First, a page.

:: June 2003 Letter ::
While growing up, my view of the world was shaped by Dr. Seuss. Books like Oh, The Places You’ll Go! told me the world was filled with people who were different, but friendly; happy Eskimos ice-fishing outside igloos, oasis-dwelling Arabs offering me dried dates, cheerful striped-shirt-wearing French people welcoming me to their cafes. Sad to say, this happy wonderland, waiting to be explored, isn’t really like today’s reality. Much of the world seems to want to burn our embassies, boycott our hamburgers, or deny our geared turbine powerplants a home on their new military transports. Meanwhile, the Bush administration’s attitude towards the rest of the world is dismissive, at best. These guys vacation in Wyoming and Texas, not Tuscany.
International animosity, even among allies, is a great shame for many reasons. And it is starting to impact aviation markets in a big way, triggering an excuse for me to write about it. Most immediately, there is the Paris Air Show. Due to Congressional pressure and SecDef Rumsfeld’s impulses, General officers (and civilian equivalents) are not allowed to go, and planes aren’t being sent. So, General Tome Walters, the gifted head of DSCA and one of the best fighter salesmen of all time, can’t go and meet with potential customers/allies on neutral turf. This raises the awkward question of whether the Congressmen behind the Paris boycott are paid by Dassault or Eurofighter.
And for what? Presumably, the US Government thinks this boycott will get French policy to change. Hands up, anyone who thinks the French government will ever change their policies as a result of outside pressure. Their next foreign minister will be just as combative as de Villepin.
Meanwhile, US aerospace companies parrot the government line: “Reduced Le Bourget Presence For US Industry,” scream the headlines. Yet the reality is different, in a hypocritical way. Sure, fewer people are being sent, but most of these folks would have been used to maintain and display the planes that aren’t being sent. The middle- and high-ranking executives? No one’s eager to advertise the fact, but you can bet they’ll all be there. If you can find a US aerospace company that isn’t sending its key people to Paris, sell their shares. Like General Walters, it’s their job to get out and sell things, right? The US Government is alone in wanting to shoot itself in the foot.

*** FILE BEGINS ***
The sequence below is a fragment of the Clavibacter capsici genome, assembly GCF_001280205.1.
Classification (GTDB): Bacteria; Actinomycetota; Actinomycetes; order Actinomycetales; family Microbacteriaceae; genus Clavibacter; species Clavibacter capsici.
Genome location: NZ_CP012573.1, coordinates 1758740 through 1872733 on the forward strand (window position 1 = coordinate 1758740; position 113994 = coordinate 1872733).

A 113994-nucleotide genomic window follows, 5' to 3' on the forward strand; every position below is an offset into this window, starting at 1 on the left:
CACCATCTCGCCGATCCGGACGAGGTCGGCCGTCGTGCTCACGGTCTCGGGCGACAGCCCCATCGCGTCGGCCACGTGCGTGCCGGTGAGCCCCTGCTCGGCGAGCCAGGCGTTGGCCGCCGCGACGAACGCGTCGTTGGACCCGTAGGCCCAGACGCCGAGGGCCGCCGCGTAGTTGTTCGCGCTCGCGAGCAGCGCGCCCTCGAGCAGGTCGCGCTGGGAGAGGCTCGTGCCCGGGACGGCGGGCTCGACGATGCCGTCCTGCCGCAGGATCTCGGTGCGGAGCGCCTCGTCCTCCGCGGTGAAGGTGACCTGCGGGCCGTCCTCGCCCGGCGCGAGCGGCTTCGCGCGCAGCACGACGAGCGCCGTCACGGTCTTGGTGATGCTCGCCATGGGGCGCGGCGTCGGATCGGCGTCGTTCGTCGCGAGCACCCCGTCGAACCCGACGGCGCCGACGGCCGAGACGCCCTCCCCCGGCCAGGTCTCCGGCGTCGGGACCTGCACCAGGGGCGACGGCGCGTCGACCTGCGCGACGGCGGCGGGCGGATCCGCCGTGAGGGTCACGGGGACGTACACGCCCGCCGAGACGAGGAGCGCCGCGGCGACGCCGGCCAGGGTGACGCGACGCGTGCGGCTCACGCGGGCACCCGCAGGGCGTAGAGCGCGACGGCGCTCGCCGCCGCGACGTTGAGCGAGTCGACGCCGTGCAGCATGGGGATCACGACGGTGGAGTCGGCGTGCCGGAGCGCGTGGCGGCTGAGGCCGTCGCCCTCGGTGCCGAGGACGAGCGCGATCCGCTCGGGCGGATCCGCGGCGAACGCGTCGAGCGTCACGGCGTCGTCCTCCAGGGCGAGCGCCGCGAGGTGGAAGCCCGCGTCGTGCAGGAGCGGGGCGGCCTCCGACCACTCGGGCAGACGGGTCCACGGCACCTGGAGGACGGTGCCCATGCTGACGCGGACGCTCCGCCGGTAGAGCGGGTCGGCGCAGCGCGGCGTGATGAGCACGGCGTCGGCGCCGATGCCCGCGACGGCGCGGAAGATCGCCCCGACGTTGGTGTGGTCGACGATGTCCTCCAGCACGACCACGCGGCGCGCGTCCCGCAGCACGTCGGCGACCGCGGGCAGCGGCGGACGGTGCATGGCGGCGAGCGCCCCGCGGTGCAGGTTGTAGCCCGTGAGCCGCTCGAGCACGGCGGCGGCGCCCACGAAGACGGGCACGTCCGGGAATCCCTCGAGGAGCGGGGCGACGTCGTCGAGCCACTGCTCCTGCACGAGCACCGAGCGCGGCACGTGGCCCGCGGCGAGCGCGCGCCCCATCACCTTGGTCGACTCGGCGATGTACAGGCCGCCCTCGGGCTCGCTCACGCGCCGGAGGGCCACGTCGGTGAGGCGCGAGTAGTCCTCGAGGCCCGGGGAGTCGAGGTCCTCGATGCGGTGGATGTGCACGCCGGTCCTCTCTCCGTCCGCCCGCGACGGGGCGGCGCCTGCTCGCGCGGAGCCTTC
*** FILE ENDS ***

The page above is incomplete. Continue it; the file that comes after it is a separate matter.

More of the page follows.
As comic relief in all of this, Rep. Jim Saxton, one of the hard working Eurofighter employees behind the US Le Bourget boycott, added $1 million to the House Defense Authorization Bill to support a major new US air show. That’s One Million Dollars. The guy sounds like Dr. Evil in that Austin Powers movie, holding the world hostage for $1 million because he comes from the pre-inflationary ‘60s. That amount wouldn’t buy the wheel chocks to hold the planes in place.
Now, over, inevitably, to the A400M. Sure, the Euros are right about the US military market being largely closed to non-UK players. But that whole Pratt Canada embrace/rejection thing was a pointless and stupid hand grenade in the machinery of internationalization. And the A400M itself? Thanks to Europe’s sudden go-it-alone defense impulses, they might now actually build this long-undead plane, rather than relying on US lifters or USAF lift. Yet this renewed European fondness for self-sufficiency is foolishly selective. Continental Europe is incredibly short of smart munitions, warfighting readiness is near an all-time low, Eurofighter and other key programs are hanging by a shred, and these guys are spending $20 billion to reinvent the wheel? This is the opposite of transformation. Of course, the US helped goad them into it by constantly criticizing their lackadaisical defense posture.